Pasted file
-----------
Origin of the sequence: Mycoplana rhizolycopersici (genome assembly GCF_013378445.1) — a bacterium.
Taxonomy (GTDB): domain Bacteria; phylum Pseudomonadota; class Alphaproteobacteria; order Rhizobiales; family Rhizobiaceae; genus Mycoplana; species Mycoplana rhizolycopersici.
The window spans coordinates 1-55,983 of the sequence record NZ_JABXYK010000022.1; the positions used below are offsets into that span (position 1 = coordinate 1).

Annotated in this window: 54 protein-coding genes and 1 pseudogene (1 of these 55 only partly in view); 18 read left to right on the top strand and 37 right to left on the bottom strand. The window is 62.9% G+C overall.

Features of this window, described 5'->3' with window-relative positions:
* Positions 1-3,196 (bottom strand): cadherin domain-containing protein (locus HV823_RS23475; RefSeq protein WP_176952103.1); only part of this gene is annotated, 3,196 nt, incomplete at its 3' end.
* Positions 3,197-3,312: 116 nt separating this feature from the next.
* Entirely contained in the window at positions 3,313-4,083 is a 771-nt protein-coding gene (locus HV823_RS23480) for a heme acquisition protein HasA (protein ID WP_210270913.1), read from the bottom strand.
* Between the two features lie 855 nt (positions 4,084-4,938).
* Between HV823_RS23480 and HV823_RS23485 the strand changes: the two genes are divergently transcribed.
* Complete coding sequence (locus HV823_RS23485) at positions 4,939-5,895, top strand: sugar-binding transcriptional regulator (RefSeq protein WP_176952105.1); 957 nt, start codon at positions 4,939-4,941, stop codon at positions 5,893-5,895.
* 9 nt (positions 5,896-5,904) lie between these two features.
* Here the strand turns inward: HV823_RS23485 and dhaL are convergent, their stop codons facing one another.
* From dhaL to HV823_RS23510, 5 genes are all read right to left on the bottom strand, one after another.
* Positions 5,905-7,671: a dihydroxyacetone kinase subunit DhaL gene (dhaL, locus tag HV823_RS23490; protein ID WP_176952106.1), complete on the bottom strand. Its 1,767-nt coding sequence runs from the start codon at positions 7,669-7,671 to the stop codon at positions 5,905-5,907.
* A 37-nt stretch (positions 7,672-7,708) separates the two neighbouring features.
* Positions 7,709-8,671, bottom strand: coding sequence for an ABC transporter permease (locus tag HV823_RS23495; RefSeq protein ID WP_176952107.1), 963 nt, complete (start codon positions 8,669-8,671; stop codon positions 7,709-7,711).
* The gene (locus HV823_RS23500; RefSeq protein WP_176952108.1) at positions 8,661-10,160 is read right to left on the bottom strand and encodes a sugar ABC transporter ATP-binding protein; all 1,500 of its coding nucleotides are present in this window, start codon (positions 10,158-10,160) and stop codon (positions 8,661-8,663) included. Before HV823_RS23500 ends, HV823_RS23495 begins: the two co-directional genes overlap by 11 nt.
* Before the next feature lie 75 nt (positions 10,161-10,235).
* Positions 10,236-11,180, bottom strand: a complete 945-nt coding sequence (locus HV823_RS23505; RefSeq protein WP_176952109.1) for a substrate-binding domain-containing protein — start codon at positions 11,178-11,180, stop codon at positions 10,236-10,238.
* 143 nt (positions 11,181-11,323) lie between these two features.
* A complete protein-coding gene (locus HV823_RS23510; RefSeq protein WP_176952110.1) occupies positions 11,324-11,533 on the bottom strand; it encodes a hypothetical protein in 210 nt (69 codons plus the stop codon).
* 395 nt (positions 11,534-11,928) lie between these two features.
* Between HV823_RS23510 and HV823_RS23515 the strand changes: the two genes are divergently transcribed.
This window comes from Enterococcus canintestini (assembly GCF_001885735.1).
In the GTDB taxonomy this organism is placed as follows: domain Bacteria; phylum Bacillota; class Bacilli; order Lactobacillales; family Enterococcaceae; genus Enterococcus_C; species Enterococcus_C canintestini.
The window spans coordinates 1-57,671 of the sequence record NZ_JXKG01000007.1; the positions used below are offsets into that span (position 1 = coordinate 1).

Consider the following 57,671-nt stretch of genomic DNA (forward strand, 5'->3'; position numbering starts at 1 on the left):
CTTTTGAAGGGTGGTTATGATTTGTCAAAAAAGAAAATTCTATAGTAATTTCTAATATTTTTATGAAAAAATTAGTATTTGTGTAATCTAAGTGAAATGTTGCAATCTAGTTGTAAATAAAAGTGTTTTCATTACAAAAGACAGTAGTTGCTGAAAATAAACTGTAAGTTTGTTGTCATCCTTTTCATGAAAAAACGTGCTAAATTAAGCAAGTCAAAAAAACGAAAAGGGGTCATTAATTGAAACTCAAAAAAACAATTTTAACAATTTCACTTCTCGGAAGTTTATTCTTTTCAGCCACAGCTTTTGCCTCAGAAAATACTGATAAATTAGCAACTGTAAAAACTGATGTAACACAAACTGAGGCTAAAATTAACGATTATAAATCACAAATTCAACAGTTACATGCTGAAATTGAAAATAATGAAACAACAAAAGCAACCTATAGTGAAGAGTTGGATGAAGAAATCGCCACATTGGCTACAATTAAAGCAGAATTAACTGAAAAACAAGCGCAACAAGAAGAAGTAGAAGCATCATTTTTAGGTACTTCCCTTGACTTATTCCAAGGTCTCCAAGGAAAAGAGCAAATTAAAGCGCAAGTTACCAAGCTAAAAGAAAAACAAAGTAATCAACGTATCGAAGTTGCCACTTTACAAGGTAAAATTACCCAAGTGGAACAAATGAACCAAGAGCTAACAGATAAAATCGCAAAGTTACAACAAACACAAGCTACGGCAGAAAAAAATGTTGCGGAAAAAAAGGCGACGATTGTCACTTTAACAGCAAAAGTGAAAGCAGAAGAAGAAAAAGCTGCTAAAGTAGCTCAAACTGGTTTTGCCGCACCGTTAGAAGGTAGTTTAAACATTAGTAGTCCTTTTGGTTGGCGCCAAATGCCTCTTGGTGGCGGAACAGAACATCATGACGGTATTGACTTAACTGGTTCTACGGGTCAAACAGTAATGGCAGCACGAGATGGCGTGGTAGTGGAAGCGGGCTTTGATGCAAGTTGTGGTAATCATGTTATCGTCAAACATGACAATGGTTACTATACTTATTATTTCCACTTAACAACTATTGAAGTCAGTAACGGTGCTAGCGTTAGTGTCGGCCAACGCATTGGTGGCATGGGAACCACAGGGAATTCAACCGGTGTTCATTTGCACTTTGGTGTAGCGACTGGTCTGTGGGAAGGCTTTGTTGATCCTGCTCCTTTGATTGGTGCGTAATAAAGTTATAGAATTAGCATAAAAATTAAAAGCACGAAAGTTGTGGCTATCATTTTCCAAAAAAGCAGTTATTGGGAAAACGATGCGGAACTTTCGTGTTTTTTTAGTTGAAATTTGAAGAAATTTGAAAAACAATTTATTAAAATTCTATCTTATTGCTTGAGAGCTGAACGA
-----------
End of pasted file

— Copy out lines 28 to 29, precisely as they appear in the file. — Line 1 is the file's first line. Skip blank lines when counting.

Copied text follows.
Consider the following 57,671-nt stretch of genomic DNA (forward strand, 5'->3'; position numbering starts at 1 on the left):
CTTTTGAAGGGTGGTTATGATTTGTCAAAAAAGAAAATTCTATAGTAATTTCTAATATTTTTATGAAAAAATTAGTATTTGTGTAATCTAAGTGAAATGTTGCAATCTAGTTGTAAATAAAAGTGTTTTCATTACAAAAGACAGTAGTTGCTGAAAATAAACTGTAAGTTTGTTGTCATCCTTTTCATGAAAAAACGTGCTAAATTAAGCAAGTCAAAAAAACGAAAAGGGGTCATTAATTGAAACTCAAAAAAACAATTTTAACAATTTCACTTCTCGGAAGTTTATTCTTTTCAGCCACAGCTTTTGCCTCAGAAAATACTGATAAATTAGCAACTGTAAAAACTGATGTAACACAAACTGAGGCTAAAATTAACGATTATAAATCACAAATTCAACAGTTACATGCTGAAATTGAAAATAATGAAACAACAAAAGCAACCTATAGTGAAGAGTTGGATGAAGAAATCGCCACATTGGCTACAATTAAAGCAGAATTAACTGAAAAACAAGCGCAACAAGAAGAAGTAGAAGCATCATTTTTAGGTACTTCCCTTGACTTATTCCAAGGTCTCCAAGGAAAAGAGCAAATTAAAGCGCAAGTTACCAAGCTAAAAGAAAAACAAAGTAATCAACGTATCGAAGTTGCCACTTTACAAGGTAAAATTACCCAAGTGGAACAAATGAACCAAGAGCTAACAGATAAAATCGCAAAGTTACAACAAACACAAGCTACGGCAGAAAAAAATGTTGCGGAAAAAAAGGCGACGATTGTCACTTTAACAGCAAAAGTGAAAGCAGAAGAAGAAAAAGCTGCTAAAGTAGCTCAAACTGGTTTTGCCGCACCGTTAGAAGGTAGTTTAAACATTAGTAGTCCTTTTGGTTGGCGCCAAATGCCTCTTGGTGGCGGAACAGAACATCATGACGGTATTGACTTAACTGGTTCTACGGGTCAAACAGTAATGGCAGCACGAGATGGCGTGGTAGTGGAAGCGGGCTTTGATGCAAGTTGTGGTAATCATGTTATCGTCAAACATGACAATGGTTACTATACTTATTATTTCCACTTAACAACTATTGAAGTCAGTAACGGTGCTAGCGTTAGTGTCGGCCAACGCATTGGTGGCATGGGAACCACAGGGAATTCAACCGGTGTTCATTTGCACTTTGGTGTAGCGACTGGTCTGTGGGAAGGCTTTGTTGATCCTGCTCCTTTGATTGGTGCGTAATAAAGTTATAGAATTAGCATAAAAATTAAAAGCACGAAAGTTGTGGCTATCATTTTCCAAAAAAGCAGTTATTGGGAAAACGATGCGGAACTTTCGTGTTTTTTTAGTTGAAATTTGAAGAAATTTGAAAAACAATTTATTAAAATTCTATCTTATTGCTTGAGAGCTGAACGA